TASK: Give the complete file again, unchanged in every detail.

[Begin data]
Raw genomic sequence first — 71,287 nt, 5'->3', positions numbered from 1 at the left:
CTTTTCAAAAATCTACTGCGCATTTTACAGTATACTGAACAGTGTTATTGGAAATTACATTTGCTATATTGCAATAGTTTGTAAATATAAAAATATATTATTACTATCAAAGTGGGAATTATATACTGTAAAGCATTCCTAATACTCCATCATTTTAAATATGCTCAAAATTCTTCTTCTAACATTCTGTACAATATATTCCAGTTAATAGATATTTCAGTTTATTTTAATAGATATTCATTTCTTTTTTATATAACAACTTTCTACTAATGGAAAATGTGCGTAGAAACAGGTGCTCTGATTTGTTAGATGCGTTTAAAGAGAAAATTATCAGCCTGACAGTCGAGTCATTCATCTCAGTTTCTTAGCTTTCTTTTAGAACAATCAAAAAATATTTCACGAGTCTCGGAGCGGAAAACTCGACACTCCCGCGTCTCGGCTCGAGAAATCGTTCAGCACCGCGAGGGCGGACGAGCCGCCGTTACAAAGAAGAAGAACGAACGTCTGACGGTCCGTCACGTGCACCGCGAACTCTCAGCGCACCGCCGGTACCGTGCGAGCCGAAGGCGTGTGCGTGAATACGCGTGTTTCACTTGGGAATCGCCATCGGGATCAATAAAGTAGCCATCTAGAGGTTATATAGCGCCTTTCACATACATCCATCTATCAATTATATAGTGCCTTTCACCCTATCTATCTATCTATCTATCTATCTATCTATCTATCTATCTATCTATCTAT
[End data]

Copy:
Raw genomic sequence first — 71,287 nt, 5'->3', positions numbered from 1 at the left:
CTTTTCAAAAATCTACTGCGCATTTTACAGTATACTGAACAGTGTTATTGGAAATTACATTTGCTATATTGCAATAGTTTGTAAATATAAAAATATATTATTACTATCAAAGTGGGAATTATATACTGTAAAGCATTCCTAATACTCCATCATTTTAAATATGCTCAAAATTCTTCTTCTAACATTCTGTACAATATATTCCAGTTAATAGATATTTCAGTTTATTTTAATAGATATTCATTTCTTTTTTATATAACAACTTTCTACTAATGGAAAATGTGCGTAGAAACAGGTGCTCTGATTTGTTAGATGCGTTTAAAGAGAAAATTATCAGCCTGACAGTCGAGTCATTCATCTCAGTTTCTTAGCTTTCTTTTAGAACAATCAAAAAATATTTCACGAGTCTCGGAGCGGAAAACTCGACACTCCCGCGTCTCGGCTCGAGAAATCGTTCAGCACCGCGAGGGCGGACGAGCCGCCGTTACAAAGAAGAAGAACGAACGTCTGACGGTCCGTCACGTGCACCGCGAACTCTCAGCGCACCGCCGGTACCGTGCGAGCCGAAGGCGTGTGCGTGAATACGCGTGTTTCACTTGGGAATCGCCATCGGGATCAATAAAGTAGCCATCTAGAGGTTATATAGCGCCTTTCACATACATCCATCTATCAATTATATAGTGCCTTTCACCCTATCTATCTATCTATCTATCTATCTATCTATCTATCTATCTATCTATCTAT